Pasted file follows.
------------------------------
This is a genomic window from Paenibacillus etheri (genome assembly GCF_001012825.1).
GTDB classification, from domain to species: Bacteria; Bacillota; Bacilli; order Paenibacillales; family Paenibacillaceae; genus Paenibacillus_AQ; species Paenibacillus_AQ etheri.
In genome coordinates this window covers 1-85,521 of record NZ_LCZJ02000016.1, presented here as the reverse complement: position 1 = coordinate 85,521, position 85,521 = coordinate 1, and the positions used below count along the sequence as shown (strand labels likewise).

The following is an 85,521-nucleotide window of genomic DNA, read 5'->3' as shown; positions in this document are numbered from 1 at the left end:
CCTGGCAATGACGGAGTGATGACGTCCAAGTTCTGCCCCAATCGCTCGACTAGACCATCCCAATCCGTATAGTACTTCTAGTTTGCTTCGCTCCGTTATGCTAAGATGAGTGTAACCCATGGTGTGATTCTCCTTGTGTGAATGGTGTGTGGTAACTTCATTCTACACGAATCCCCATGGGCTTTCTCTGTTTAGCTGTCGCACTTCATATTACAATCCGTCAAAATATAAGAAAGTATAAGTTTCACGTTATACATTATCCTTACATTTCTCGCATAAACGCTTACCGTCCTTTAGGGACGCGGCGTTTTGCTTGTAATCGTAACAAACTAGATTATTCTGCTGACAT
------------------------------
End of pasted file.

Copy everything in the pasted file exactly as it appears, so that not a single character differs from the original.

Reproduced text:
This is a genomic window from Paenibacillus etheri (genome assembly GCF_001012825.1).
GTDB classification, from domain to species: Bacteria; Bacillota; Bacilli; order Paenibacillales; family Paenibacillaceae; genus Paenibacillus_AQ; species Paenibacillus_AQ etheri.
In genome coordinates this window covers 1-85,521 of record NZ_LCZJ02000016.1, presented here as the reverse complement: position 1 = coordinate 85,521, position 85,521 = coordinate 1, and the positions used below count along the sequence as shown (strand labels likewise).

The following is an 85,521-nucleotide window of genomic DNA, read 5'->3' as shown; positions in this document are numbered from 1 at the left end:
CCTGGCAATGACGGAGTGATGACGTCCAAGTTCTGCCCCAATCGCTCGACTAGACCATCCCAATCCGTATAGTACTTCTAGTTTGCTTCGCTCCGTTATGCTAAGATGAGTGTAACCCATGGTGTGATTCTCCTTGTGTGAATGGTGTGTGGTAACTTCATTCTACACGAATCCCCATGGGCTTTCTCTGTTTAGCTGTCGCACTTCATATTACAATCCGTCAAAATATAAGAAAGTATAAGTTTCACGTTATACATTATCCTTACATTTCTCGCATAAACGCTTACCGTCCTTTAGGGACGCGGCGTTTTGCTTGTAATCGTAACAAACTAGATTATTCTGCTGACAT